Community Building Day provides a variety of benefits to students

by Max Carter

It is the beginning of another school year at Whitworth University and Community Building Day is just around the corner. As hundreds of first-year students disperse throughout Spokane for a variety of community service projects, the same question is raised every September. Students are required to attend Community Building Day; does that take away from the value of the services the students are providing? My answer to that question is no, for multiple reasons, it does not.First of all, in life and in the workforce, a person will constantly be assigned with tasks, whether they like it or not. And while I am sure that Whitworth encourages their students to enjoy Community Building Day, if nothing else, CBD teaches students the value of working through projects they might not enjoy. I would of course argue that CBD is valuable for more reasons than just one, particularly with regard to resumes.

Now, the common response to the resume claim is where the question at hand originates. Some argue that community service on a student’s resume is not as valuable when it is not their choice to participate. Judging by the high number of Whitworth graduates that find jobs soon after graduation, that claim seems hard to back. Second of all, this same argument could surely be made against numerous common resume items. Perhaps a student was required by their parents to play a certain sport growing up or even to study a certain subject in college, but to my knowledge, universities and employers are not concerned about that. They are concerned with the experience and skills that students have acquired from their experiences, and how those can apply to the job in question.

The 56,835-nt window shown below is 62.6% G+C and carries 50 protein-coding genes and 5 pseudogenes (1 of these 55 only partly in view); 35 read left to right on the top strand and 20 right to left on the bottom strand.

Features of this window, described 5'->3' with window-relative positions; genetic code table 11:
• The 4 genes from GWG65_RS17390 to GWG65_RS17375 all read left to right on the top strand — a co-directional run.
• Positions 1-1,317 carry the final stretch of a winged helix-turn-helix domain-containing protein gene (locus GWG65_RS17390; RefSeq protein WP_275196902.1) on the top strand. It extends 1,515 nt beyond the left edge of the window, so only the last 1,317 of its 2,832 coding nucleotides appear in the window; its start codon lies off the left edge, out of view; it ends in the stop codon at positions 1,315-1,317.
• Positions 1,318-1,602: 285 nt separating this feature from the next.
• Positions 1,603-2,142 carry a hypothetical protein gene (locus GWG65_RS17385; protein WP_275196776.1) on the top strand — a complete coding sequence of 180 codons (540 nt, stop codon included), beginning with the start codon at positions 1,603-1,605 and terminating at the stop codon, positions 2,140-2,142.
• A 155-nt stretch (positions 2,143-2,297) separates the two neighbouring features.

Students’ benefits aside, let’s talk about the organizations involved in CBD. Do you think that those organizations are worried about how much each student enjoys the project? If you answered yes, you’re kidding yourself. They are most likely ecstatic just to have 20 university students doing a job that they would have to do a week later. Whether the students enjoy it or not, the project is going to be finished, and the organization is going to benefit tangibly from students’ work. Honestly, I find the questioning of CBD’s value troubling, and I’ll tell you why.

In today’s age, especially in my generation, Millennials are constantly critiquing, learning, and working to improve. They are constantly questioning why they should or should not do things, and they exercise more independent, free thinking than many generations before them. The general population has become more aware of social issues and has been given a certain conviction in their own opinions, encouraged by evolving news platforms like social media. While this is absolutely a positive movement, too many times have I seen critical thinking turn to cynicism, tainting its beauty. I feel that the question of the value of Community Building Day is on the same token, with people over-criticizing and bringing negativity to an otherwise beautiful offering of service from Whitworth University and its students. So this Community Building Day, enjoy it if you can, but either way just get out there, get it done, and serve our Spokane community.

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